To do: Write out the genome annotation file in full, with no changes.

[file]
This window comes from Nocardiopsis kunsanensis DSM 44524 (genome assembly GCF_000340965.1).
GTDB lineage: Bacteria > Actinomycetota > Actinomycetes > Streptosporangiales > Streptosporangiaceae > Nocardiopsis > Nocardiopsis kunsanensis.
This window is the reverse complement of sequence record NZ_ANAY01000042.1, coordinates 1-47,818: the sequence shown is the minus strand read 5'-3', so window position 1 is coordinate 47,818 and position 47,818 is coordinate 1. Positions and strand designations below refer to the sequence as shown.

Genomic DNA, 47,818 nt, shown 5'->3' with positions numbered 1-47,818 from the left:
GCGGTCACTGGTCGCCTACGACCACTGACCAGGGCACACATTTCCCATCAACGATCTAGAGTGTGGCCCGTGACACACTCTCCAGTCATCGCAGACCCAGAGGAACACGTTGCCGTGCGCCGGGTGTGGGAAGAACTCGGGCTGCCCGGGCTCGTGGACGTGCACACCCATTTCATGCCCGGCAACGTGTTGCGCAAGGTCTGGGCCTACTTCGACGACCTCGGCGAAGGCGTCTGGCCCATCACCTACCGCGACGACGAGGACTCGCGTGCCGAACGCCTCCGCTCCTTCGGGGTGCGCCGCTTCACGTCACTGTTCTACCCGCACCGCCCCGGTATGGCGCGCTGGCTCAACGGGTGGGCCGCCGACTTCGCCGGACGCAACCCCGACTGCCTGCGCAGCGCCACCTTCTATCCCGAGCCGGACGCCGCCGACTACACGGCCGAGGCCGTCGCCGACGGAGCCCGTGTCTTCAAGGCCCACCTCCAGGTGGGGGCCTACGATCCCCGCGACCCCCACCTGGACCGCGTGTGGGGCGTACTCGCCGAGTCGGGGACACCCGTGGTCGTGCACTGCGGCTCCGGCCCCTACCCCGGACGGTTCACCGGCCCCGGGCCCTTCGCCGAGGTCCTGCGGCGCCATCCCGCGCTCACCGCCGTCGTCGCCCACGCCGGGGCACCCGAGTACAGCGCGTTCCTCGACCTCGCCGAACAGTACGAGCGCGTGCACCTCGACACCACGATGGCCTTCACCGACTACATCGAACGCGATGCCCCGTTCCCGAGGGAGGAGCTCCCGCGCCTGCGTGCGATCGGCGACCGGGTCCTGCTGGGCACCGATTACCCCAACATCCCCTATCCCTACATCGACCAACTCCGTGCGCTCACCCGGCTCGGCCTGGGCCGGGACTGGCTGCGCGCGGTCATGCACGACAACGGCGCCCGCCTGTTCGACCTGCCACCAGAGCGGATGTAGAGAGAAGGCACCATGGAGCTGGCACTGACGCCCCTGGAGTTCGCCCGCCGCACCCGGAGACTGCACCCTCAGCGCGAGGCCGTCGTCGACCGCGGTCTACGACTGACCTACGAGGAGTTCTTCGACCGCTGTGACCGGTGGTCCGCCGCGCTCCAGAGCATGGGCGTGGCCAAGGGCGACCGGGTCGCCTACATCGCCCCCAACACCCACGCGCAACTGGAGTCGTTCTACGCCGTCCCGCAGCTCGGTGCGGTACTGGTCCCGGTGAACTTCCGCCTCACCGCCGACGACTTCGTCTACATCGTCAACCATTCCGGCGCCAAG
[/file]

This window comes from Nocardiopsis kunsanensis DSM 44524 (genome assembly GCF_000340965.1).
GTDB lineage: Bacteria > Actinomycetota > Actinomycetes > Streptosporangiales > Streptosporangiaceae > Nocardiopsis > Nocardiopsis kunsanensis.
This window is the reverse complement of sequence record NZ_ANAY01000042.1, coordinates 1-47,818: the sequence shown is the minus strand read 5'-3', so window position 1 is coordinate 47,818 and position 47,818 is coordinate 1. Positions and strand designations below refer to the sequence as shown.

Genomic DNA, 47,818 nt, shown 5'->3' with positions numbered 1-47,818 from the left:
GCGGTCACTGGTCGCCTACGACCACTGACCAGGGCACACATTTCCCATCAACGATCTAGAGTGTGGCCCGTGACACACTCTCCAGTCATCGCAGACCCAGAGGAACACGTTGCCGTGCGCCGGGTGTGGGAAGAACTCGGGCTGCCCGGGCTCGTGGACGTGCACACCCATTTCATGCCCGGCAACGTGTTGCGCAAGGTCTGGGCCTACTTCGACGACCTCGGCGAAGGCGTCTGGCCCATCACCTACCGCGACGACGAGGACTCGCGTGCCGAACGCCTCCGCTCCTTCGGGGTGCGCCGCTTCACGTCACTGTTCTACCCGCACCGCCCCGGTATGGCGCGCTGGCTCAACGGGTGGGCCGCCGACTTCGCCGGACGCAACCCCGACTGCCTGCGCAGCGCCACCTTCTATCCCGAGCCGGACGCCGCCGACTACACGGCCGAGGCCGTCGCCGACGGAGCCCGTGTCTTCAAGGCCCACCTCCAGGTGGGGGCCTACGATCCCCGCGACCCCCACCTGGACCGCGTGTGGGGCGTACTCGCCGAGTCGGGGACACCCGTGGTCGTGCACTGCGGCTCCGGCCCCTACCCCGGACGGTTCACCGGCCCCGGGCCCTTCGCCGAGGTCCTGCGGCGCCATCCCGCGCTCACCGCCGTCGTCGCCCACGCCGGGGCACCCGAGTACAGCGCGTTCCTCGACCTCGCCGAACAGTACGAGCGCGTGCACCTCGACACCACGATGGCCTTCACCGACTACATCGAACGCGATGCCCCGTTCCCGAGGGAGGAGCTCCCGCGCCTGCGTGCGATCGGCGACCGGGTCCTGCTGGGCACCGATTACCCCAACATCCCCTATCCCTACATCGACCAACTCCGTGCGCTCACCCGGCTCGGCCTGGGCCGGGACTGGCTGCGCGCGGTCATGCACGACAACGGCGCCCGCCTGTTCGACCTGCCACCAGAGCGGATGTAGAGAGAAGGCACCATGGAGCTGGCACTGACGCCCCTGGAGTTCGCCCGCCGCACCCGGAGACTGCACCCTCAGCGCGAGGCCGTCGTCGACCGCGGTCTACGACTGACCTACGAGGAGTTCTTCGACCGCTGTGACCGGTGGTCCGCCGCGCTCCAGAGCATGGGCGTGGCCAAGGGCGACCGGGTCGCCTACATCGCCCCCAACACCCACGCGCAACTGGAGTCGTTCTACGCCGTCCCGCAGCTCGGTGCGGTACTGGTCCCGGTGAACTTCCGCCTCACCGCCGACGACTTCGTCTACATCGTCAACCATTCCGGCGCCAAG